Five days to go in the souless pantomime of the Spanish presidential campaign as the players grimly march to the sound of the markets gnashing and slobbering at the front gates. The polls predict a sweeping triumph of one of the two parties currently alternating power, followed by a market-led coup to place a bankster stooge at the head of a transitional firesale government. Sound familiar? If you like the new democrazy pizza and gyro flavors, you gonna love the paella they got bubbling on the bonfire… it comes with a jug of 5% risk differential sangría!
But before all that, we got to keep pretending we have a choice at the ballot boxes next Sunday… well, not everyone. As in every election, there will be many who won’t vote, some out of indolence and others out of principle. But in this election, for the first time, there will be at least one Spaniard who will not participate is his democrazy duty due to –get this– conscientious objection against the parliamentary system.
As picked up by the EFE news agency, the story of 27 year-old Adrián Vaíllo’s refusal to serve as an election official next Sunday is presented as just another electoral anecdote, but more than that, it is a challenge to the very basis of the democrazy meme. How can someone argue conscientous objection against democracy’s most hallowed rite? Has the world gone demobonkers?
Adrián, who was chosen by lottery as per Spanish electoral law, presented his original objection to the Electoral Committee of his hometown of Elche, Valencia, who denied it saying his arguments were “irrelevant”. This has led Adrián and his fellow members of the Turtle antimilitarist group to present a writ of intent to the local courthouse in which he manifests his refusal to participate in the electoral process for three reasons: “the conviction that we do not live in a democratic regime, the idea that good cannot be enforced and finally, for reasons of free conciousness,” as he stated to EFE.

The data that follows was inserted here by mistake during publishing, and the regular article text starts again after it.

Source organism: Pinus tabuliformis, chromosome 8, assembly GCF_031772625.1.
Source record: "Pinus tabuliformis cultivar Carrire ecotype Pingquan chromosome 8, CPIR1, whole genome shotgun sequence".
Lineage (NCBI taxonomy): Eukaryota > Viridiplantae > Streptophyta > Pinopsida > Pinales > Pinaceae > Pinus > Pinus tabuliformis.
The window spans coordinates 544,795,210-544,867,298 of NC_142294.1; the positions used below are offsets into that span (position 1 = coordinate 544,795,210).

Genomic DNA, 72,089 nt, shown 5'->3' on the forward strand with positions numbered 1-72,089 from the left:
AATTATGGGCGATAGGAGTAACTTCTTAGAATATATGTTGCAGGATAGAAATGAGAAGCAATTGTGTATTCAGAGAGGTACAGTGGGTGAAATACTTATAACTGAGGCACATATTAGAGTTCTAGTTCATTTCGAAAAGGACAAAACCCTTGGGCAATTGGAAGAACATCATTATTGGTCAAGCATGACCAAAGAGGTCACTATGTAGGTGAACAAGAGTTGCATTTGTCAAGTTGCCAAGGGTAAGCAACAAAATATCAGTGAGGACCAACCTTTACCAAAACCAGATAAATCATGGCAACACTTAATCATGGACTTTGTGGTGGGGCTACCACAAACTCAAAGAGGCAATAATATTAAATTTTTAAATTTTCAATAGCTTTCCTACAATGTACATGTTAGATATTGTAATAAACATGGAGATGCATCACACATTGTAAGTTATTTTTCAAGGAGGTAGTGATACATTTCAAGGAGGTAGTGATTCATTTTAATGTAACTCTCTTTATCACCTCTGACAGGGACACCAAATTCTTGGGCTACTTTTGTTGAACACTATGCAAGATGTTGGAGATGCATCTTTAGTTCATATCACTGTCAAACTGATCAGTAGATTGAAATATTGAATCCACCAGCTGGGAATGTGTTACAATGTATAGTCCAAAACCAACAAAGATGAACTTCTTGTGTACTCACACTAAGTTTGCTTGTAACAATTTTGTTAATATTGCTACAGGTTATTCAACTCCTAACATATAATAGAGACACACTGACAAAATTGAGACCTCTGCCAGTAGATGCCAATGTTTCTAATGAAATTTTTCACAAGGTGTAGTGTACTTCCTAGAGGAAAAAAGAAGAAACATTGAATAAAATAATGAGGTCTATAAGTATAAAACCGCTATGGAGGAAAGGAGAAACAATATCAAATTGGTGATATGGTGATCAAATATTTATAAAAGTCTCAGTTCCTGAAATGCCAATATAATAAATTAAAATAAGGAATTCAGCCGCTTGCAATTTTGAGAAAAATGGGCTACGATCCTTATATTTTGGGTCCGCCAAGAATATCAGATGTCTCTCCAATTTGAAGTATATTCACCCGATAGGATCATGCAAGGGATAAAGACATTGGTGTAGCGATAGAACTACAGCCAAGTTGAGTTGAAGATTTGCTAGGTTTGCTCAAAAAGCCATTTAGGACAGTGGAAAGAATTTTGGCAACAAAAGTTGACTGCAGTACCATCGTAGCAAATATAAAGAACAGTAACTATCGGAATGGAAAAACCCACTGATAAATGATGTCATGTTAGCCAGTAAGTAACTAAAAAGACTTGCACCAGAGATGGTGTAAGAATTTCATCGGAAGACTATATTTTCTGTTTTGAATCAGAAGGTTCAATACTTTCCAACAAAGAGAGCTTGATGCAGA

This is not a risk-free gambit for him; the statutory penalty for refusing electoral duties without approved justification is 6 months to 4 years in the cooler. But then again, conscientous objection is not a new concept in Spain, having been very prevalent in the 80s against the obligatory military service, and indeed one of the main reasons the armed forces went professional in the early 90s. Using the argument of conscientous objection to refuse participation in the military is one thing, however using it to refuse participating in elections is another can of worms altogether, and one which no democrazy court is going to touch, much less open. Just imagine the domino effect… one day one guy refuses to sit at a table one Sunday and check people’s IDs before they vote, and the next day entire cities are refusing to pay their taxes because, hey, good cannot be enforced, suckas!
Here at 99 Percent Space we stand firmly behind Adrián and his balls of brass, because they’re brass and because he’s right, of course. No matter how hard we pretend, democrazy is just tax slavery mob rule, and no number of papers stuffed in a box is going to change that. But anyone who dares actually say it can go to jail longer than a rapist. There is no modern slavery… and we have prisons overflowing with dissidents to prove it! So go choose your next chief debt service officer and shut the fck up, because the choice, as always, is yours.